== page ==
I don’t think it’s any one particular technology, but it’s a combination of a number of different things that bring together a highly personalized experience. That’s why I think Neiman Marcus and Bergdorf Goodman can win, because we understand that personal touch.”
Christopher Baldwin, CEO of BJ’s Wholesale Club: “We continue to believe that value retailing is going to be a big part of the American economy for a long time to come. We’re using technology to make the trip more convenient, whether it’s the ability to do an express scan or the ability to share coupons on your phone.
Because we’re a membership club, our ability to be very targeted and have what consumers want is critically important for our company, so we’re continually investing in personalization going forward. We have unique insight into what people actually buy. You can’t buy an item in our clubs without a membership card. Therefore we know everything anybody’s bought in our club for a long time, and were using that data to develop marketing programs to help them come back more.”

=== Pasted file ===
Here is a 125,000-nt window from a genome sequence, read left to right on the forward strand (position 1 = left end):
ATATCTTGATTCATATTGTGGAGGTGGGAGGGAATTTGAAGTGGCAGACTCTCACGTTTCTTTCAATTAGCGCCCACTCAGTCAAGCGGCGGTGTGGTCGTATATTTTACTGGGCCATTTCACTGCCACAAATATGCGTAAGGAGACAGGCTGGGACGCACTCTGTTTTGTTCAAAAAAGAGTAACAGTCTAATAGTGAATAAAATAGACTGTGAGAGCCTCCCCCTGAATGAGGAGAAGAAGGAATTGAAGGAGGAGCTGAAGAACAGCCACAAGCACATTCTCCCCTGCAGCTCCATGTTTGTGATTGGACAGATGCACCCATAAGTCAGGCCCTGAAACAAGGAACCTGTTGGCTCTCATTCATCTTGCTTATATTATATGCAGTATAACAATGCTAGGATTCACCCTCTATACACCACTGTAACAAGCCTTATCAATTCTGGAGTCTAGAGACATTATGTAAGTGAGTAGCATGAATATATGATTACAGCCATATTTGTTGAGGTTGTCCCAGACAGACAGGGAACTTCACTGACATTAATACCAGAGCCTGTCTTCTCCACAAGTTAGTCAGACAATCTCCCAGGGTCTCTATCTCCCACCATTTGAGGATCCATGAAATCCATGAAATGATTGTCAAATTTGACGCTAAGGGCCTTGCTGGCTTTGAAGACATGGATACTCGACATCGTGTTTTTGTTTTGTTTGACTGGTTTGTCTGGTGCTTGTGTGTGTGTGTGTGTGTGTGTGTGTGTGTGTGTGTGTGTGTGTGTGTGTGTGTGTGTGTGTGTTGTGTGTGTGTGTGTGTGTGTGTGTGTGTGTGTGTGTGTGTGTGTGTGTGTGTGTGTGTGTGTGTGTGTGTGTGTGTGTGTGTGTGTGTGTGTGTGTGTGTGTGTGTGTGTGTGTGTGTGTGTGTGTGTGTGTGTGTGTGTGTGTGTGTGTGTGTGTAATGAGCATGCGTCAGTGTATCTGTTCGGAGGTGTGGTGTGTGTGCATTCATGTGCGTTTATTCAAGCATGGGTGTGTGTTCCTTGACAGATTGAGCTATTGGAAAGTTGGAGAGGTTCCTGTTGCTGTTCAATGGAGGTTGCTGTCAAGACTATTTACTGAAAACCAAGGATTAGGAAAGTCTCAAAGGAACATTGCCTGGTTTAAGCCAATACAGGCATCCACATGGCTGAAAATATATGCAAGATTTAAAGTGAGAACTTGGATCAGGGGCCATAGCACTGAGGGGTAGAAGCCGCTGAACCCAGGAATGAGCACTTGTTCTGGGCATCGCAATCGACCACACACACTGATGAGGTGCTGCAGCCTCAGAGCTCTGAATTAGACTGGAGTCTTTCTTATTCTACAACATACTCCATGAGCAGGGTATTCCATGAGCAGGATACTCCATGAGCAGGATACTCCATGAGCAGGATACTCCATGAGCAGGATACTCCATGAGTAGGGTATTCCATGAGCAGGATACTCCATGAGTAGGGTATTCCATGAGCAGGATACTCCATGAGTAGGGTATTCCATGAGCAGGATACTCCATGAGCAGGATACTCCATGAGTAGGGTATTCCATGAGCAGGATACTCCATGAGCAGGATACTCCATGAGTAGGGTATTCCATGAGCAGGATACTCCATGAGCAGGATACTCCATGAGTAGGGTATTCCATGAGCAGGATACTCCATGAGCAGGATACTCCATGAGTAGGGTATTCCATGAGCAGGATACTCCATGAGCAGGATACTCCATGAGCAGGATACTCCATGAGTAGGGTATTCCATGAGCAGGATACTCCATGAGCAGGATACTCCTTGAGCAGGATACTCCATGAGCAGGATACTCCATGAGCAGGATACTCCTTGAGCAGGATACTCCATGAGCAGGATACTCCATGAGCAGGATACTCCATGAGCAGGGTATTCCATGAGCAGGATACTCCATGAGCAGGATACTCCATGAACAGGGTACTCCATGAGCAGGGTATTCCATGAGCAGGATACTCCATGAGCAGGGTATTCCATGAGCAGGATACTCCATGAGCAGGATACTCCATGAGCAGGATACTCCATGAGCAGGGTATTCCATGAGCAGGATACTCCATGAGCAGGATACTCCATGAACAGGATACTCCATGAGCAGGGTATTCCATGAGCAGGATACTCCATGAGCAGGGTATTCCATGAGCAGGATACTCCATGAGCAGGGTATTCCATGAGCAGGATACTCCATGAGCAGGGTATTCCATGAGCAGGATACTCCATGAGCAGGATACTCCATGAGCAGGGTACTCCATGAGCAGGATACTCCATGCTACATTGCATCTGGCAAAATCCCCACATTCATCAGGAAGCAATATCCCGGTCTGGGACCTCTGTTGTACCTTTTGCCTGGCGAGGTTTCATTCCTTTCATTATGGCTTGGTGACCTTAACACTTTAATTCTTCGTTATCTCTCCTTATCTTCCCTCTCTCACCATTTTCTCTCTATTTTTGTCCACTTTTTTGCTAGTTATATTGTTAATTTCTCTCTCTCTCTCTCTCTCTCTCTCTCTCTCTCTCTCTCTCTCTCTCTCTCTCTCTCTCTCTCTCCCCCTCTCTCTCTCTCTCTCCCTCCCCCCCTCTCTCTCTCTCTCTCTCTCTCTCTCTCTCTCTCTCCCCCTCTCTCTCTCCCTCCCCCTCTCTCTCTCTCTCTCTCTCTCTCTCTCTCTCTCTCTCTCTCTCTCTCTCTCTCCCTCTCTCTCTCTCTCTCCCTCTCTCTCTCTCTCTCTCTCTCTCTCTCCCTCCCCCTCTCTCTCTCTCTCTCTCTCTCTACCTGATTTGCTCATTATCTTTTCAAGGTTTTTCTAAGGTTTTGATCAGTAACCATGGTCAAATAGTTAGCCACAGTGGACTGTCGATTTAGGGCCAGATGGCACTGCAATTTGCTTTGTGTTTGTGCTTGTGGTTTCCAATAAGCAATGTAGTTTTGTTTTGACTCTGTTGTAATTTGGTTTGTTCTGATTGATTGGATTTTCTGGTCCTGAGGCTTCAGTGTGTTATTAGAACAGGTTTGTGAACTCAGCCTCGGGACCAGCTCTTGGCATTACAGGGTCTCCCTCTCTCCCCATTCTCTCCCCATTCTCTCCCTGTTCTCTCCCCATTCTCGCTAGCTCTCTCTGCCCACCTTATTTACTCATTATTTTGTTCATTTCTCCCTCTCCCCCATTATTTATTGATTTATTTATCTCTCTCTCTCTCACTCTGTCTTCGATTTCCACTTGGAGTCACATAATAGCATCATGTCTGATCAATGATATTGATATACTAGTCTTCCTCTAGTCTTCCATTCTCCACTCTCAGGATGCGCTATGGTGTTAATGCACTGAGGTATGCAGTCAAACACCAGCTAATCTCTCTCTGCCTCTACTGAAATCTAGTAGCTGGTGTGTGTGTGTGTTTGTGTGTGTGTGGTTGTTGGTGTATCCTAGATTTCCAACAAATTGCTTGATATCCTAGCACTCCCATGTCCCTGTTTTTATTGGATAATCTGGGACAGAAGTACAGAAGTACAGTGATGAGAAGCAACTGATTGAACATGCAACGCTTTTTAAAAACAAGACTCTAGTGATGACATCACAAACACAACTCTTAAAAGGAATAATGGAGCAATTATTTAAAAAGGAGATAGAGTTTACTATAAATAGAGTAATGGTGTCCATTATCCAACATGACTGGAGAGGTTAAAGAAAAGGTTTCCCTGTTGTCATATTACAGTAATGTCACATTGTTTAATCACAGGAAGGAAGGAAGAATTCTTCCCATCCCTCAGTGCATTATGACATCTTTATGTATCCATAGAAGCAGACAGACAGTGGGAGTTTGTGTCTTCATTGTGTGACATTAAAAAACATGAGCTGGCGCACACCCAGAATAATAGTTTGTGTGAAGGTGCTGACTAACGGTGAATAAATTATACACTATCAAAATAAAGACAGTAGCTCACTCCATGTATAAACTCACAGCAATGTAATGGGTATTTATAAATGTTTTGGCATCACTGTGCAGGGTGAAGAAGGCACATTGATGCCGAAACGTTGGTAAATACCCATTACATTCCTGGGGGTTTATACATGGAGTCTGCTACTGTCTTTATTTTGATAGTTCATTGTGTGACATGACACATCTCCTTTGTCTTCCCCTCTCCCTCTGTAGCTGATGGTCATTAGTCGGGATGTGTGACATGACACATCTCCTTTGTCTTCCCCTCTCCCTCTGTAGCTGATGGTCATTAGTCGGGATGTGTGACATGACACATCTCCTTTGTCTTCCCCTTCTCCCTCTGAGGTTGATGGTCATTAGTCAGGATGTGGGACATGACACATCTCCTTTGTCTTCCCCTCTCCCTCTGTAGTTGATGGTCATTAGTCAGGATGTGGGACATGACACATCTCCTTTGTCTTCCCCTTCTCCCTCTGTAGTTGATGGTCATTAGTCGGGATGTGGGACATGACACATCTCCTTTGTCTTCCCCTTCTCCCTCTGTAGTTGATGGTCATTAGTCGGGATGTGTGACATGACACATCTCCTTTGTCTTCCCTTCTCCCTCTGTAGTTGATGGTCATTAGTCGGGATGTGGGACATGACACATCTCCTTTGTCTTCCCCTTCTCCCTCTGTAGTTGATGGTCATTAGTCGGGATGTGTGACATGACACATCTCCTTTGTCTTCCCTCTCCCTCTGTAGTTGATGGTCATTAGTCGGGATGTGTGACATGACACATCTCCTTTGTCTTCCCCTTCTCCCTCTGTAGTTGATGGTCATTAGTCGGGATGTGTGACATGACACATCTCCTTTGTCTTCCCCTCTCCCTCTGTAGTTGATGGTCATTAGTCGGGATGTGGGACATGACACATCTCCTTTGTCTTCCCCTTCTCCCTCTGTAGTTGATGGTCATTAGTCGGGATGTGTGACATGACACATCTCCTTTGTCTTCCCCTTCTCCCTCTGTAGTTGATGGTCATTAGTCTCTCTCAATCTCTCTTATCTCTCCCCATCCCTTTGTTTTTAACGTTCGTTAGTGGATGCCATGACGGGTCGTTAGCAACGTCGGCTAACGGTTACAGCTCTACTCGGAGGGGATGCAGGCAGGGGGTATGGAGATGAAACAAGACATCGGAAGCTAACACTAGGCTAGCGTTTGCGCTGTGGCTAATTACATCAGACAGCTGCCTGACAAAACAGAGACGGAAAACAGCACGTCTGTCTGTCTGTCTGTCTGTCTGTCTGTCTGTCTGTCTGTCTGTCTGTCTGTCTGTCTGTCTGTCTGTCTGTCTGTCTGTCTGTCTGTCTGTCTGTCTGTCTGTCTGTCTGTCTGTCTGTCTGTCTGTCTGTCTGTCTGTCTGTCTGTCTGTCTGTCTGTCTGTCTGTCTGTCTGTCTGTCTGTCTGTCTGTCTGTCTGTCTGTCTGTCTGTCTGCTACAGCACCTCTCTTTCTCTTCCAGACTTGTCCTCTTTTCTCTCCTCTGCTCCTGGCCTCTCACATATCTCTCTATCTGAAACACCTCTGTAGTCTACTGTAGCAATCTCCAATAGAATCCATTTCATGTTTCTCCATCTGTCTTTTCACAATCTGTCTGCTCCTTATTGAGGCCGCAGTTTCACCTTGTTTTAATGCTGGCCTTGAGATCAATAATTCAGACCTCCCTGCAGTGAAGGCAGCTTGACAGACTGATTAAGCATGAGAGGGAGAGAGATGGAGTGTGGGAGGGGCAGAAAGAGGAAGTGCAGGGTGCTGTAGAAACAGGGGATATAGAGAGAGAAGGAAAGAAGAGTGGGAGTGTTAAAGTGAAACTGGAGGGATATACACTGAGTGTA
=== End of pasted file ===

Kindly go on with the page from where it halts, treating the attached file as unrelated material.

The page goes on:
Mitchell Modell, CEO of Modell’s Sporting Goods: “We’re going through our vendor base in 2018 and shrinking it down considerably. We want to be important to fewer players, the players that invest in their own business as well as ours. The relationships now with the manufacturers have completely changed — we all have to be in sync. There’s less retailers out there so you really have to have a strong working partnership that works for both of you. We got rid of all our tertiary vendors, and we’ve given all that business to our top vendors.”
Christopher McCann, CEO of 1-800-FLOWERS.com: “The use of AI will lead to making the experience more personalized. It’s about utilizing AI capabilities or chatbots, all built on Big Data and deeper analytics. And now with voice integrated into this technology, it’s bringing us back to our very first flower shop — 1:1 relationships. We can now have that same kind of 1:1 relationship on a massive scale.
It’s a product of the entrepreneurial side of our company, which we’ve been able to develop as a culture of innovation. Everybody knows their job is to change how they do their job today. The customer changes it for us. So every time the consumer embraces new technology, our job is to get involved early, and learn right along with them.”